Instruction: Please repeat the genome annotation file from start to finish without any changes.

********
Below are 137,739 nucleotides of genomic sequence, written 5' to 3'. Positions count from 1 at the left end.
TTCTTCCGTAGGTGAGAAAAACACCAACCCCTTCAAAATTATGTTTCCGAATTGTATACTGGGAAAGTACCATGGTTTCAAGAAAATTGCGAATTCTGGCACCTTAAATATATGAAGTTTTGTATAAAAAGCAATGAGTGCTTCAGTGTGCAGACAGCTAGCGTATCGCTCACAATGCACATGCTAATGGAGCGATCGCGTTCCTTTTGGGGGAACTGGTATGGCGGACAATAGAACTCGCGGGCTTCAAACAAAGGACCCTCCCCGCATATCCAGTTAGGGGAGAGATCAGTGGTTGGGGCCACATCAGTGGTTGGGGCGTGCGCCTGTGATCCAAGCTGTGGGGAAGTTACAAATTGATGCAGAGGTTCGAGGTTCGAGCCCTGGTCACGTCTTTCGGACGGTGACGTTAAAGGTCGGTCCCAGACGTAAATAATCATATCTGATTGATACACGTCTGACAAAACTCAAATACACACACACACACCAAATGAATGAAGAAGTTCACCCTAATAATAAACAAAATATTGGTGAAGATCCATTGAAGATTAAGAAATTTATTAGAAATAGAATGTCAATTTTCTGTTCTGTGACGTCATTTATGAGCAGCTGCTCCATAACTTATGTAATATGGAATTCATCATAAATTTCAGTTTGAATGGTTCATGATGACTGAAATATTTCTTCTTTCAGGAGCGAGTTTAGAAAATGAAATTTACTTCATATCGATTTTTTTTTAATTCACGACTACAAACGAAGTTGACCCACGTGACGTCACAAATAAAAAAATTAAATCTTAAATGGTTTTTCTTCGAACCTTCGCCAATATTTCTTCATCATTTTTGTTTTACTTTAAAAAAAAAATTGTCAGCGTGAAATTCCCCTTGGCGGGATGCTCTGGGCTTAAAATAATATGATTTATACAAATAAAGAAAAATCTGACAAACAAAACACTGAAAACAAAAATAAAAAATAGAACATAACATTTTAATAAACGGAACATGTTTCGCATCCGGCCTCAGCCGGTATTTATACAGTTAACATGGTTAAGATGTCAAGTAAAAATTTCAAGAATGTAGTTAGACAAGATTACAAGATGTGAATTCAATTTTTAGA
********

Below are 137,739 nucleotides of genomic sequence, written 5' to 3'. Positions count from 1 at the left end.
TTCTTCCGTAGGTGAGAAAAACACCAACCCCTTCAAAATTATGTTTCCGAATTGTATACTGGGAAAGTACCATGGTTTCAAGAAAATTGCGAATTCTGGCACCTTAAATATATGAAGTTTTGTATAAAAAGCAATGAGTGCTTCAGTGTGCAGACAGCTAGCGTATCGCTCACAATGCACATGCTAATGGAGCGATCGCGTTCCTTTTGGGGGAACTGGTATGGCGGACAATAGAACTCGCGGGCTTCAAACAAAGGACCCTCCCCGCATATCCAGTTAGGGGAGAGATCAGTGGTTGGGGCCACATCAGTGGTTGGGGCGTGCGCCTGTGATCCAAGCTGTGGGGAAGTTACAAATTGATGCAGAGGTTCGAGGTTCGAGCCCTGGTCACGTCTTTCGGACGGTGACGTTAAAGGTCGGTCCCAGACGTAAATAATCATATCTGATTGATACACGTCTGACAAAACTCAAATACACACACACACACCAAATGAATGAAGAAGTTCACCCTAATAATAAACAAAATATTGGTGAAGATCCATTGAAGATTAAGAAATTTATTAGAAATAGAATGTCAATTTTCTGTTCTGTGACGTCATTTATGAGCAGCTGCTCCATAACTTATGTAATATGGAATTCATCATAAATTTCAGTTTGAATGGTTCATGATGACTGAAATATTTCTTCTTTCAGGAGCGAGTTTAGAAAATGAAATTTACTTCATATCGATTTTTTTTTAATTCACGACTACAAACGAAGTTGACCCACGTGACGTCACAAATAAAAAAATTAAATCTTAAATGGTTTTTCTTCGAACCTTCGCCAATATTTCTTCATCATTTTTGTTTTACTTTAAAAAAAAAATTGTCAGCGTGAAATTCCCCTTGGCGGGATGCTCTGGGCTTAAAATAATATGATTTATACAAATAAAGAAAAATCTGACAAACAAAACACTGAAAACAAAAATAAAAAATAGAACATAACATTTTAATAAACGGAACATGTTTCGCATCCGGCCTCAGCCGGTATTTATACAGTTAACATGGTTAAGATGTCAAGTAAAAATTTCAAGAATGTAGTTAGACAAGATTACAAGATGTGAATTCAATTTTTAGA